I can't say where I first heard of Tony Kushner; I think Angels in America is just part of the cultural consciousness now.

Sunday, 17 June 2007

21. Life Is Elsewhere

Starting tomorrow my reading for pleasure is going to have to slow down as I dive back into my thesis revisions. In the meantime, I'm reading one of Milan Kundera's early efforts, Life is Elsewhere.

Kundera's M.O. is to make fun of pretension in its myriad forms; this one is a scathing satire on poetry and poetic sensibilities. It is, indeed, funny at times in the service of said satire; e.g., "He [the poet] would look at himself in the mirror for a long time, desperately struggling in the immense space between ape and Rilke." I've gotten many satisfied chuckles from this sentence.

However, I think that if you make fun of something long enough you start to become that thing. Kundera's later works, in my experience, don't so clearly differentiate between the supposed objects of scorn and the narrator's voice. That said, Kundera is always a very easy read, a nice light snack for the mind, so I won't begrudge him his own pretensions too much.

I think I first heard of Kundera when Roger gifted me The Book of Laughter and Forgetting many years ago now.

Friday, 15 June 2007

20. Queen of the Jungle

For many years, I've been resisting most of my friend Sarah's books suggestions; not because I don't trust her, but because she almost always recommends campus novels in one form or another. (Except, of course, for the time she recommended The Snarkout Boys and the Avocado of Death, which, if I may say so, is probably one of the best YA novels ever written.) Often she recommends campus mystery or horror novels, and even while she makes them sounds very compelling, I've resisted because when I read for pleasure I really don't want to be reminded of work.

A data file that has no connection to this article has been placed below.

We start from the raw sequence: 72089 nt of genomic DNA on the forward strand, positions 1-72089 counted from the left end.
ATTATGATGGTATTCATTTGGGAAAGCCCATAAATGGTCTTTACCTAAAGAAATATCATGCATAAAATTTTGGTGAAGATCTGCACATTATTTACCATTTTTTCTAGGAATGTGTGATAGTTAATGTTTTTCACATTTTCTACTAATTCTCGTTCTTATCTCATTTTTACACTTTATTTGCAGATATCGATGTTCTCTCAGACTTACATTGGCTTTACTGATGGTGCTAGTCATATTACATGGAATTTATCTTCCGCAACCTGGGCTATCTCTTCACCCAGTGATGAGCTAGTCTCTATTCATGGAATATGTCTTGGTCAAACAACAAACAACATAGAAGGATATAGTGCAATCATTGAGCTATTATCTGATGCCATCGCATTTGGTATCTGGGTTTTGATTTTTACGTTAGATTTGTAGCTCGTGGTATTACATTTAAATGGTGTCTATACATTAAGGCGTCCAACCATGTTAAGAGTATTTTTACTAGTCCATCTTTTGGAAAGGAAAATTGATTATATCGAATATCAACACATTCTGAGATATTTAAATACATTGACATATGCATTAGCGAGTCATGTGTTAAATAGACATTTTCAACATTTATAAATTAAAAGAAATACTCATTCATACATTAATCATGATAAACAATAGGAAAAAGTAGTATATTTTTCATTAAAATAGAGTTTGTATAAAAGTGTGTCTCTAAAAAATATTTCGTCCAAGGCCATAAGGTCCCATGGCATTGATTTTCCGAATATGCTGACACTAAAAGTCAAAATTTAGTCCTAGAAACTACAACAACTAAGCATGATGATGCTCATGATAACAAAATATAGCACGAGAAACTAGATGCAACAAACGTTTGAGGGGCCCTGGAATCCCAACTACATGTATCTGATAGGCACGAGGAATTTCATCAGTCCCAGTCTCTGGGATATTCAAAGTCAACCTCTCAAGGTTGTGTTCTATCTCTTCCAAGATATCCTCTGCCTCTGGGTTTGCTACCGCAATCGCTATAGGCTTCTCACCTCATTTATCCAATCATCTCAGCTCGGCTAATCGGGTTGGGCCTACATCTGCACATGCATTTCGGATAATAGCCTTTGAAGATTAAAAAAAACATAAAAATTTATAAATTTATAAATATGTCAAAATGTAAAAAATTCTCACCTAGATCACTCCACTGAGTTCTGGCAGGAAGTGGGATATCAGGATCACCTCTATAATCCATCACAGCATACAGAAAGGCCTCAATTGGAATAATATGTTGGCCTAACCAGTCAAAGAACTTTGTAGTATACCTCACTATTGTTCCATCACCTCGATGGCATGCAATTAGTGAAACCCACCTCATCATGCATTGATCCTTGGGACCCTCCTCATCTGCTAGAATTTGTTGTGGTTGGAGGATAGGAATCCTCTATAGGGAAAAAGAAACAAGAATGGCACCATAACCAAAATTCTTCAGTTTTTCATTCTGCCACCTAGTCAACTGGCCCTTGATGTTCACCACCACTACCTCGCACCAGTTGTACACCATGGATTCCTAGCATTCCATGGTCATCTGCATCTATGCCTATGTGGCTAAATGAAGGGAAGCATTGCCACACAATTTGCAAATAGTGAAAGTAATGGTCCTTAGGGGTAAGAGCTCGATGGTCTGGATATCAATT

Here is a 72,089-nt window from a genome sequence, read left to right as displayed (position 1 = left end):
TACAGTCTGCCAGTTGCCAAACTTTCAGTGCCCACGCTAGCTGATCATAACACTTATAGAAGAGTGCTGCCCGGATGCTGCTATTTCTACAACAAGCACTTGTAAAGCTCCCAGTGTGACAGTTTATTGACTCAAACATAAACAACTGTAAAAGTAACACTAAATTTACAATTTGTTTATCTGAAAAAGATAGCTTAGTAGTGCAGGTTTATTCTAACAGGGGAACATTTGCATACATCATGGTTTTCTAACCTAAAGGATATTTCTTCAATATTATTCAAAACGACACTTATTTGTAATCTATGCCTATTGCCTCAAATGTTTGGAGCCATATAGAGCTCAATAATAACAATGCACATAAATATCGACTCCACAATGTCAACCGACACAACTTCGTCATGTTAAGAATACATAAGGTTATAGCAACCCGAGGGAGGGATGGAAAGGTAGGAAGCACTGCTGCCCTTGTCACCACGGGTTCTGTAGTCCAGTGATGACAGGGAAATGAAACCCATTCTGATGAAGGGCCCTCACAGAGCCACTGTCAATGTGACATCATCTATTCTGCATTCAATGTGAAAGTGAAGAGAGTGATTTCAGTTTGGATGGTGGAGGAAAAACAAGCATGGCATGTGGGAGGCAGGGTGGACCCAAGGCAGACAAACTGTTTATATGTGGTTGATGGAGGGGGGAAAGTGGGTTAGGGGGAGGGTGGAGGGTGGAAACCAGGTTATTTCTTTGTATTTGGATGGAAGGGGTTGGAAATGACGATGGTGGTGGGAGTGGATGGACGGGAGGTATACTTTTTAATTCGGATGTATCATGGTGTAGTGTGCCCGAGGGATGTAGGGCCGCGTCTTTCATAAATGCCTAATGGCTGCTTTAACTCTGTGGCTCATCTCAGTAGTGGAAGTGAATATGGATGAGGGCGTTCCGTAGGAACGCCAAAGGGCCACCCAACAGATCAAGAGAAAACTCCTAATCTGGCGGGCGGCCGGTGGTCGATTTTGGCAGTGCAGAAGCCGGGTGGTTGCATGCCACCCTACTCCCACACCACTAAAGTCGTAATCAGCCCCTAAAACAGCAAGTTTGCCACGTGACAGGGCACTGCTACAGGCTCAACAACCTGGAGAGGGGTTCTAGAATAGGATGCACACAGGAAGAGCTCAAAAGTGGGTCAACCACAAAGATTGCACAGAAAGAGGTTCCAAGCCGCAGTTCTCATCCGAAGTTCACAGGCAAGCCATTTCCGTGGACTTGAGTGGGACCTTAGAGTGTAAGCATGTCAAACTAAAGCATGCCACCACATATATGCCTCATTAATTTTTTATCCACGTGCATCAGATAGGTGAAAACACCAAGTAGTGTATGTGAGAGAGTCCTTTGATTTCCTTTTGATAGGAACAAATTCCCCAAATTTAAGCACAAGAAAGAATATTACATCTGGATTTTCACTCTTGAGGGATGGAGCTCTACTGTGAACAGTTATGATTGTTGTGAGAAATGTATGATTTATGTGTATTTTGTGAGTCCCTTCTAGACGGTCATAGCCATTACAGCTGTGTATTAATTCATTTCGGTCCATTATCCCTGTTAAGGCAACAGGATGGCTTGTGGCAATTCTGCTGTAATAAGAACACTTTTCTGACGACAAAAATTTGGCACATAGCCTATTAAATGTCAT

However, I've finally succumbed to her campus novel siren song and I'm now reading Queen of the Jungle by James Hynes; the author (of course) is a former and likely disgruntled adjunct professor. Queen of the Jungle is in a lovely little omnibus called Publish and Perish: Three Tales of Tenure and Terror; and if the title weren't compelling enough, this section thereof would make up for it.

Queen of the Jungle is silly and good: the queen of the title is, in fact, an emotionally complex cat who is visiting vengeance upon the main character Paul for sleeping around on his wife (the cat's real person) by peeing everywhere he has sex with his mistress, unplugging his computer when he's trying to write, and generally creeping him out.

A lot is riding on Paul's writing: he's stuck at the dead end of 3-year post-doc in Nowhere, Iowa while his wife is about to be granted tenure at Chicago University; if he can only send more chapters impressing the head of her department, he might be get a tenure-track spousal hire....I'm not familiar with this genre, but I suspect things aren't going to go his way.

I like this book; it's good; I look forward to reading more James Hynes in the future. But it is making me stressed out in just the ways I thought it would when I resisted Sarah's suggestions all these when this one's done, Hynes will be off limits till after I defend.

Wednesday, 13 June 2007

19. Ernestine Shuswap Gets Her Trout